A joint mission with NRC, NASA and DLR for fuel-efficient flight solutions
Behind the DC‑8, NRC's CT‑133 flight crew investigated the dynamics of the DC‑8's wake turbulence and measured various emissions from its engine exhaust jets, while DLR and the NASA Falcon measured the composition of the exhaust gas. The distance between the aircraft during testing varied from 100 meters to 20 kilometers. As a rugged military trainer jet, NRC's CT‑133 was able to fly through the DC‑8 emissions plume and trailing vortices to measure emissions species and contrail ice in the vortices.
The research aircrafts were able to obtain in-flight emission measurements and contrail characteristics from the DC‑8 jet, burning both conventional jet fuel and blended alternative fuels. They measured the emissions of the biofuel-JetA mixture and its effects on the formation and properties of condensation trails at typical commercial flight altitudes. NRC's CT‑133 measured the concentration effect of the DC‑8 trailing vortices, upon several emission species and the longevity of contrail ice particles in their vicinity.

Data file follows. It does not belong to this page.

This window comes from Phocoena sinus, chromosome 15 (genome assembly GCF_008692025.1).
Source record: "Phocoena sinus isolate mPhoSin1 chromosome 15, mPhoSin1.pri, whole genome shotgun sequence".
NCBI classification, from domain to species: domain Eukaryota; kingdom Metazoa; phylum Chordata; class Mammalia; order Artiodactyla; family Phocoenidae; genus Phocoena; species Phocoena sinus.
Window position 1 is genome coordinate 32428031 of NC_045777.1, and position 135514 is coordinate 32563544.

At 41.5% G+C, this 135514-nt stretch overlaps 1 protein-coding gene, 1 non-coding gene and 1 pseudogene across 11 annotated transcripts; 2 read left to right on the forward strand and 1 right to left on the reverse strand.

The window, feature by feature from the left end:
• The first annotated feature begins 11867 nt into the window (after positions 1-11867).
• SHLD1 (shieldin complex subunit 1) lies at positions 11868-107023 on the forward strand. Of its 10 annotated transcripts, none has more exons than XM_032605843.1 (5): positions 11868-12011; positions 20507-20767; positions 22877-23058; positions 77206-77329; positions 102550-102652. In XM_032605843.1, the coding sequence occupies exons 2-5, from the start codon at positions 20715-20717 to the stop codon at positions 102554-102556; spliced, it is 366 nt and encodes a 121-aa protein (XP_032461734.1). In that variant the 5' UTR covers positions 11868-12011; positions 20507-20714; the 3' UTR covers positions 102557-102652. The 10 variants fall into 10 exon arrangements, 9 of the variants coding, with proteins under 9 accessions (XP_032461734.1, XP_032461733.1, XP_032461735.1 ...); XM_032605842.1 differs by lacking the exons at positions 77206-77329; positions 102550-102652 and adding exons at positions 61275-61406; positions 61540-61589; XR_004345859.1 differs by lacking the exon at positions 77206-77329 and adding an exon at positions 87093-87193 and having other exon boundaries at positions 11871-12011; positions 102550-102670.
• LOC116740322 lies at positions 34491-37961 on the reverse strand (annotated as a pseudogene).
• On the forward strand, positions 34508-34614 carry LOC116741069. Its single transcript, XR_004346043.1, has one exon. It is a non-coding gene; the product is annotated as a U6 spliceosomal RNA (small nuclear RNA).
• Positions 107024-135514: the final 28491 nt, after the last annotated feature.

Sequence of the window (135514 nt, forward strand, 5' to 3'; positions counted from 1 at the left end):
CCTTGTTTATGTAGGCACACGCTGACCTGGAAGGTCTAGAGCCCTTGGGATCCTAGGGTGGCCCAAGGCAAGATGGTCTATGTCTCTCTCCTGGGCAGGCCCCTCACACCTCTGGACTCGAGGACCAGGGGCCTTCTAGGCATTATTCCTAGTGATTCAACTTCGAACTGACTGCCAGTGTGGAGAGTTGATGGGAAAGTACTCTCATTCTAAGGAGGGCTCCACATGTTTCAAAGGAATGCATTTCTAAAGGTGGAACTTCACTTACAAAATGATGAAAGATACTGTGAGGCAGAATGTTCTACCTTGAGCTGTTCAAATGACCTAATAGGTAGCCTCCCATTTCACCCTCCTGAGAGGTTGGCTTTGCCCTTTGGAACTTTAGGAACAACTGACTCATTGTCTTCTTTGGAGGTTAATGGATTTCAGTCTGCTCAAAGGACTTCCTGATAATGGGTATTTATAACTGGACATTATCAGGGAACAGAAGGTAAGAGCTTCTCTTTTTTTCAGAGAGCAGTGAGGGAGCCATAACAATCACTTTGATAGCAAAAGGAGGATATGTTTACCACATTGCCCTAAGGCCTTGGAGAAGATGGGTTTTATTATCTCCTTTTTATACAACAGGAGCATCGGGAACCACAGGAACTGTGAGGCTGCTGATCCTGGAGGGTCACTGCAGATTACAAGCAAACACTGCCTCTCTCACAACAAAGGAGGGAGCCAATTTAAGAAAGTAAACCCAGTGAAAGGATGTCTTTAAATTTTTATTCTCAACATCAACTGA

"NRC is pleased to be a part of this international partnership, making significant contributions to alternative fuels research with our unique testing capabilities." said John R. McDougall, President of the National Research Council of Canada. We look forward to continuing our work with these elite collaborators in our efforts to find more fuel-efficient solutions for the global aerospace industry, ultimately, reducing costs and increasing industry productivity."
The results obtained from the joint flight tests will be shared and reported to the International Forum for Aviation Research.